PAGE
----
One Sandwich mother, who asked that her last name not be used, came close to choosing this option. With two children in middle school involved and sports and band, Susan said she was so upset about the new rule that she refused to sign the forms, opting to let dad take over that duty.

“I’ve had my blood pressure rise more than once when discussing this,” she said Thursday after soccer practice. “They are taking the parenting role away, and I don’t agree with that... I’m not OK with it, but I don’t have a choice.”

Her 12-year-old son agrees. Susan said he was in tears over the decision.

“It’s an invasion of my privacy,” he said. “But, if I didn’t, I couldn’t play sports or do the things I wanted to do. It would be sad.”

Failure of a student to fully cooperate with the testing will hold the same consequences as a positive drug test result.

Parents with children who do not participate in any extra-curricular activities may voluntarily enroll their student in the screening program, and while students who test positive won’t be punished — except for athletes — they will be offered drug counseling.

In Plano, which started testing in 2009, the entire student body has complied with the new policy. Since the policy rolled out, only a handful students have tested positive for drugs, school officials said. All but one of those students have opted for intervention programs.

It was a struggle at first to get everyone on board with the drug testing policy, but that has changed.

“It’s not even an issue now,” one administrator said.

Losing playing time

Athletes who test positive will lose two-thirds of their season on a first offense. If they opt to participate in an intervention program, that penalty could be reduced to a minimum of 20 percent of their season lost.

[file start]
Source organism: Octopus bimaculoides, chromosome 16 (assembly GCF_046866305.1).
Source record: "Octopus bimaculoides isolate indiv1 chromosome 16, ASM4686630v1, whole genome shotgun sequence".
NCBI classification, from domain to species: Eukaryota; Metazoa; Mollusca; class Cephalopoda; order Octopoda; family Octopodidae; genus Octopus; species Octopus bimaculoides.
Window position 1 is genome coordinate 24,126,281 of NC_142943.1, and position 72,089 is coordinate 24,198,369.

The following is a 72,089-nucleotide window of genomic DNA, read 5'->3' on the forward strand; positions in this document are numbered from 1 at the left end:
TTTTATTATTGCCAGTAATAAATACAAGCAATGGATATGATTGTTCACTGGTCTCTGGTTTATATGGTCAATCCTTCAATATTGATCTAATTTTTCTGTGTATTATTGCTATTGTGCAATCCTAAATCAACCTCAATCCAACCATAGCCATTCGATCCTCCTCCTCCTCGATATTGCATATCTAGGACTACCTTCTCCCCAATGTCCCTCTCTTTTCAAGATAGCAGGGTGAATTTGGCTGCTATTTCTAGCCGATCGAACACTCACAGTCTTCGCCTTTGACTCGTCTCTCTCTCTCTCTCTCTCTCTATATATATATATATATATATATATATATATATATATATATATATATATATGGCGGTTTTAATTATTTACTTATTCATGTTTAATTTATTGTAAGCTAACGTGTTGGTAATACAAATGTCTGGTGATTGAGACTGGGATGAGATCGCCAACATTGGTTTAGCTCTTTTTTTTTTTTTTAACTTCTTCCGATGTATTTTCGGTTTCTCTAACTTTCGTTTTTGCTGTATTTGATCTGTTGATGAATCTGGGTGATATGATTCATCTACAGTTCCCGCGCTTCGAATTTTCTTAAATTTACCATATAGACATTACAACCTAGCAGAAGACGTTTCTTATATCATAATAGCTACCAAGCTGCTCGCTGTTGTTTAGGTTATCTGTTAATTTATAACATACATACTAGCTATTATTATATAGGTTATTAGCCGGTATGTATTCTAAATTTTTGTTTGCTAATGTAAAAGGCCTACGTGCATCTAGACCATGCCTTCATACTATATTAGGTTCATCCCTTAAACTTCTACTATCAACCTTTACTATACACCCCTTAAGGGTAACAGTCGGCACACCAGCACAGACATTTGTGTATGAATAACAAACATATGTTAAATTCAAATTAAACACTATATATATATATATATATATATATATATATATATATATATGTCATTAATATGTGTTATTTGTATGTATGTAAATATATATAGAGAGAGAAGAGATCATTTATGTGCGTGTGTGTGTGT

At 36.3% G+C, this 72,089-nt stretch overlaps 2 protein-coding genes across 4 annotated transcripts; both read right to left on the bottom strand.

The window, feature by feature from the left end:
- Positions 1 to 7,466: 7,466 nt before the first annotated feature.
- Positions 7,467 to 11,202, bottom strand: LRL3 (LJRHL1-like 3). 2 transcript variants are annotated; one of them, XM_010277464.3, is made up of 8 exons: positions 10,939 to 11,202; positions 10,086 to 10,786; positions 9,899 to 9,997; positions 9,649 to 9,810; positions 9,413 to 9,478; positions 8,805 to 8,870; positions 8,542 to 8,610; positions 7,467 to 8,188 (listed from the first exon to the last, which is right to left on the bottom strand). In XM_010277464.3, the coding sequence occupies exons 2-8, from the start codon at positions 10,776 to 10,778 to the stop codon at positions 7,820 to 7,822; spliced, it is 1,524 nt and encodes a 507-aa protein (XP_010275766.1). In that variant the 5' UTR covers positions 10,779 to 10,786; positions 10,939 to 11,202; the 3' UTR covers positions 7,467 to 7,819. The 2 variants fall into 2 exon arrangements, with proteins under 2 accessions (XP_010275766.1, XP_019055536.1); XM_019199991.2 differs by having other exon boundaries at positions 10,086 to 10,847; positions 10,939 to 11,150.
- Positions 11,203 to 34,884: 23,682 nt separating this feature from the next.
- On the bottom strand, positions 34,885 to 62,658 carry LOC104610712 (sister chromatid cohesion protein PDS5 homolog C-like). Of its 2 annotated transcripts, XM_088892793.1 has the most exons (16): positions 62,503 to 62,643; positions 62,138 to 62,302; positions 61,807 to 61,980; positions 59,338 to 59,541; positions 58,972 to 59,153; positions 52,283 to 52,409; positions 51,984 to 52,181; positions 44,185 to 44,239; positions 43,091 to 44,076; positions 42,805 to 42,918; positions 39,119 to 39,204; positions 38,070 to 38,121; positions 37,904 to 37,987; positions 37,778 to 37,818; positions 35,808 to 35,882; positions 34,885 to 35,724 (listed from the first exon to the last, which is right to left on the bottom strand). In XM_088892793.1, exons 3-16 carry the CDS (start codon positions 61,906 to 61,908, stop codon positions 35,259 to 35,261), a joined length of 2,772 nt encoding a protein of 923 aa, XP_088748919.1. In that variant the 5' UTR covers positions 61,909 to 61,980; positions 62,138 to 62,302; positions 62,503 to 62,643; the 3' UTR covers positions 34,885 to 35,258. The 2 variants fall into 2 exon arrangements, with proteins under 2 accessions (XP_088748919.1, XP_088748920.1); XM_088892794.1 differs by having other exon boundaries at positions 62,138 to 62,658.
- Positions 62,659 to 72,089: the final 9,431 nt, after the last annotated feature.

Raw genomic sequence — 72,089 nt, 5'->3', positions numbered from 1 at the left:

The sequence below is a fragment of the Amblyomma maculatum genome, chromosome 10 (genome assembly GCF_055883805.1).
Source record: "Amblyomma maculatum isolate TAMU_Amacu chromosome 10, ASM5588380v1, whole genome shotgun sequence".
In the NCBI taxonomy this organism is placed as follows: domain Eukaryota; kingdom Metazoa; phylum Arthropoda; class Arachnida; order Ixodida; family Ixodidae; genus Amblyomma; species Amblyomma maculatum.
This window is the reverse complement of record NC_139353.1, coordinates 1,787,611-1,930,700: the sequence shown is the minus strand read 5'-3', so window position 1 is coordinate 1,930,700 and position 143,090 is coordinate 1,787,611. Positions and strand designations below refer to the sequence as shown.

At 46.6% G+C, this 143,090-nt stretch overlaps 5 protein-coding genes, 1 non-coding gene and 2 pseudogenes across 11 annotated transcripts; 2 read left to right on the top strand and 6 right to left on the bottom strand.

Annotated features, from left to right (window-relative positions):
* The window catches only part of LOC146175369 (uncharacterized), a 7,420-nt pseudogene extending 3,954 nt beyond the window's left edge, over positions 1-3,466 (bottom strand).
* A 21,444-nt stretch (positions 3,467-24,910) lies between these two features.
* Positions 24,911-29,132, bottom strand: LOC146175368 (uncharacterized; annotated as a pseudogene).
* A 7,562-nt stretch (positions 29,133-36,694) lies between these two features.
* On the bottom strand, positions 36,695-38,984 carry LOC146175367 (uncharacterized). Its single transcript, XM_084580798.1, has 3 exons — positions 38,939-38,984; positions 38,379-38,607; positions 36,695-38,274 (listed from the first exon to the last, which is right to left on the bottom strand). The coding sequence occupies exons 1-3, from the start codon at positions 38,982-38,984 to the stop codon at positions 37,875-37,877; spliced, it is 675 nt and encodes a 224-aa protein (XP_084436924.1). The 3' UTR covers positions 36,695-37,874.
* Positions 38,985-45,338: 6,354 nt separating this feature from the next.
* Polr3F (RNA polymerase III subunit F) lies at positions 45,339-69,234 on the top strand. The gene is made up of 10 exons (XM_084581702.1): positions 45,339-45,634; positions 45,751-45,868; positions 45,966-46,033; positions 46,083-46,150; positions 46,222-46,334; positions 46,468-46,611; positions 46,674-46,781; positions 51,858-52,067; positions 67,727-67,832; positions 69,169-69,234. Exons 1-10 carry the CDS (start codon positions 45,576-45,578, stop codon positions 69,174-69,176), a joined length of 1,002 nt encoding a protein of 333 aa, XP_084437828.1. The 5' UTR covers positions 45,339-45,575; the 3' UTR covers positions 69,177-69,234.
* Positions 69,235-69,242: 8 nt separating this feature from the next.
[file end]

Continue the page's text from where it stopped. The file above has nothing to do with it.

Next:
With a second positive test, athletes are out for the remainder of the season, plus two-thirds of the next season.

A third positive test will result in suspension of all athletic and extra-curricular activities for the duration of the middle or high school career.

Suspensions aren’t just limited to positive drug screening results. Anything from rude behavior, to tobacco and alcohol use will result in code infractions, and carry their own consequences.

The district does, however, differentiate between the severity of offences. They separate offenses into level A, B and C infractions. Level A infractions include unacceptable behavior, level B infractions include tobacco use, and level C infractions include criminal acts, possession, transportation or use of drugs and alcohol, or a positive drug test.

Party time

While some school districts are cracking down on drug and alcohol use for students in sports and clubs, one is easing up this year.

On Tuesday, the Oswego School Board voted for a revised code of conduct that punishes students for drinking and drug use, and for hosting parties where drug use and underage drinking are permitted.

What it doesn’t prohibit, however, is sober partying alongside inebriated friends.

“If a kid goes to a party and is drinking and using drugs, they should be punished,” said Oswego board member Brent Lightfoot. “If they are going to a party, and they’re not using, they shouldn’t be punished.”